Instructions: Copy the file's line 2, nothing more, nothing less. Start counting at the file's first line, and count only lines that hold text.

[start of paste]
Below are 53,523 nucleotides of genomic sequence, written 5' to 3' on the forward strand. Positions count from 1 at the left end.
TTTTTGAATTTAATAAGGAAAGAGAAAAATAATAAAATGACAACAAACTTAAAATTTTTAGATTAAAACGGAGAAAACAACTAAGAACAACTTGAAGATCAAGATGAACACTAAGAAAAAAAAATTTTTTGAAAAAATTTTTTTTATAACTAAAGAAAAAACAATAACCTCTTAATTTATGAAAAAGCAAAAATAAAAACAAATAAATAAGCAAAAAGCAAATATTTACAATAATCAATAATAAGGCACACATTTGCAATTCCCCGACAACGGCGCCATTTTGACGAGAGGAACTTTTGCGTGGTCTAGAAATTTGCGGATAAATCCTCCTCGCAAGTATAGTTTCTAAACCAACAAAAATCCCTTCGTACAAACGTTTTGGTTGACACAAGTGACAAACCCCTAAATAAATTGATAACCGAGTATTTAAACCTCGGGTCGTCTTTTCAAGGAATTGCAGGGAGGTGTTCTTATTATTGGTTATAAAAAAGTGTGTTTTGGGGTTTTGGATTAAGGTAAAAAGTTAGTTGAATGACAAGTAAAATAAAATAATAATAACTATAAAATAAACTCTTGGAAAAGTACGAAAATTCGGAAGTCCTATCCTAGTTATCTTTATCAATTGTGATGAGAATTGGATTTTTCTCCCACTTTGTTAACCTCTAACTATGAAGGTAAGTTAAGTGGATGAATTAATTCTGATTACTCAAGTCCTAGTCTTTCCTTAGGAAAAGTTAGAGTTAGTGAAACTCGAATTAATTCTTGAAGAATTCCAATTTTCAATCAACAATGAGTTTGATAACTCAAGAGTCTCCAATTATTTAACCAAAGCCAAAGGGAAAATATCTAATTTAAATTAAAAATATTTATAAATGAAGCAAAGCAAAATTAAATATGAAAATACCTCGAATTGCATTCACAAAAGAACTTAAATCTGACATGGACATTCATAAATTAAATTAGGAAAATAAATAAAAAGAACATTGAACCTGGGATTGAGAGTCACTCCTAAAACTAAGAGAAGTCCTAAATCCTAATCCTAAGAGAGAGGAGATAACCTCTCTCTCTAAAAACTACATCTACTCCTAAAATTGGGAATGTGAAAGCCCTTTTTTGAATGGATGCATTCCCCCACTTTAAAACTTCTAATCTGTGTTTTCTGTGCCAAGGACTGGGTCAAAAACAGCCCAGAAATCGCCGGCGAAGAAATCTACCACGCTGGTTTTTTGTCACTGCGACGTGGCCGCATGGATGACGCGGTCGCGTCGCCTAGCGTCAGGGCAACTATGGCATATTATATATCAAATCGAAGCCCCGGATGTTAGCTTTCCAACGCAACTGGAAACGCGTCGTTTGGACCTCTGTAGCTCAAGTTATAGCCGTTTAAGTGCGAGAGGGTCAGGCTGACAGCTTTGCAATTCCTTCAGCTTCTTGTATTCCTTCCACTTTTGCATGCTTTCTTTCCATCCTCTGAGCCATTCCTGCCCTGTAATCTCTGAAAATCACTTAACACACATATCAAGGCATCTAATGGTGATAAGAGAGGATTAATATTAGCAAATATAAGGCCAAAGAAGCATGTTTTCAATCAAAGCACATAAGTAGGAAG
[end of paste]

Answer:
TTTTTGAATTTAATAAGGAAAGAGAAAAATAATAAAATGACAACAAACTTAAAATTTTTAGATTAAAACGGAGAAAACAACTAAGAACAACTTGAAGATCAAGATGAACACTAAGAAAAAAAAATTTTTTGAAAAAATTTTTTTTATAACTAAAGAAAAAACAATAACCTCTTAATTTATGAAAAAGCAAAAATAAAAACAAATAAATAAGCAAAAAGCAAATATTTACAATAATCAATAATAAGGCACACATTTGCAATTCCCCGACAACGGCGCCATTTTGACGAGAGGAACTTTTGCGTGGTCTAGAAATTTGCGGATAAATCCTCCTCGCAAGTATAGTTTCTAAACCAACAAAAATCCCTTCGTACAAACGTTTTGGTTGACACAAGTGACAAACCCCTAAATAAATTGATAACCGAGTATTTAAACCTCGGGTCGTCTTTTCAAGGAATTGCAGGGAGGTGTTCTTATTATTGGTTATAAAAAAGTGTGTTTTGGGGTTTTGGATTAAGGTAAAAAGTTAGTTGAATGACAAGTAAAATAAAATAATAATAACTATAAAATAAACTCTTGGAAAAGTACGAAAATTCGGAAGTCCTATCCTAGTTATCTTTATCAATTGTGATGAGAATTGGATTTTTCTCCCACTTTGTTAACCTCTAACTATGAAGGTAAGTTAAGTGGATGAATTAATTCTGATTACTCAAGTCCTAGTCTTTCCTTAGGAAAAGTTAGAGTTAGTGAAACTCGAATTAATTCTTGAAGAATTCCAATTTTCAATCAACAATGAGTTTGATAACTCAAGAGTCTCCAATTATTTAACCAAAGCCAAAGGGAAAATATCTAATTTAAATTAAAAATATTTATAAATGAAGCAAAGCAAAATTAAATATGAAAATACCTCGAATTGCATTCACAAAAGAACTTAAATCTGACATGGACATTCATAAATTAAATTAGGAAAATAAATAAAAAGAACATTGAACCTGGGATTGAGAGTCACTCCTAAAACTAAGAGAAGTCCTAAATCCTAATCCTAAGAGAGAGGAGATAACCTCTCTCTCTAAAAACTACATCTACTCCTAAAATTGGGAATGTGAAAGCCCTTTTTTGAATGGATGCATTCCCCCACTTTAAAACTTCTAATCTGTGTTTTCTGTGCCAAGGACTGGGTCAAAAACAGCCCAGAAATCGCCGGCGAAGAAATCTACCACGCTGGTTTTTTGTCACTGCGACGTGGCCGCATGGATGACGCGGTCGCGTCGCCTAGCGTCAGGGCAACTATGGCATATTATATATCAAATCGAAGCCCCGGATGTTAGCTTTCCAACGCAACTGGAAACGCGTCGTTTGGACCTCTGTAGCTCAAGTTATAGCCGTTTAAGTGCGAGAGGGTCAGGCTGACAGCTTTGCAATTCCTTCAGCTTCTTGTATTCCTTCCACTTTTGCATGCTTTCTTTCCATCCTCTGAGCCATTCCTGCCCTGTAATCTCTGAAAATCACTTAACACACATATCAAGGCATCTAATGGTGATAAGAGAGGATTAATATTAGCAAATATAAGGCCAAAGAAGCATGTTTTCAATCAAAGCACATAAGTAGGAAG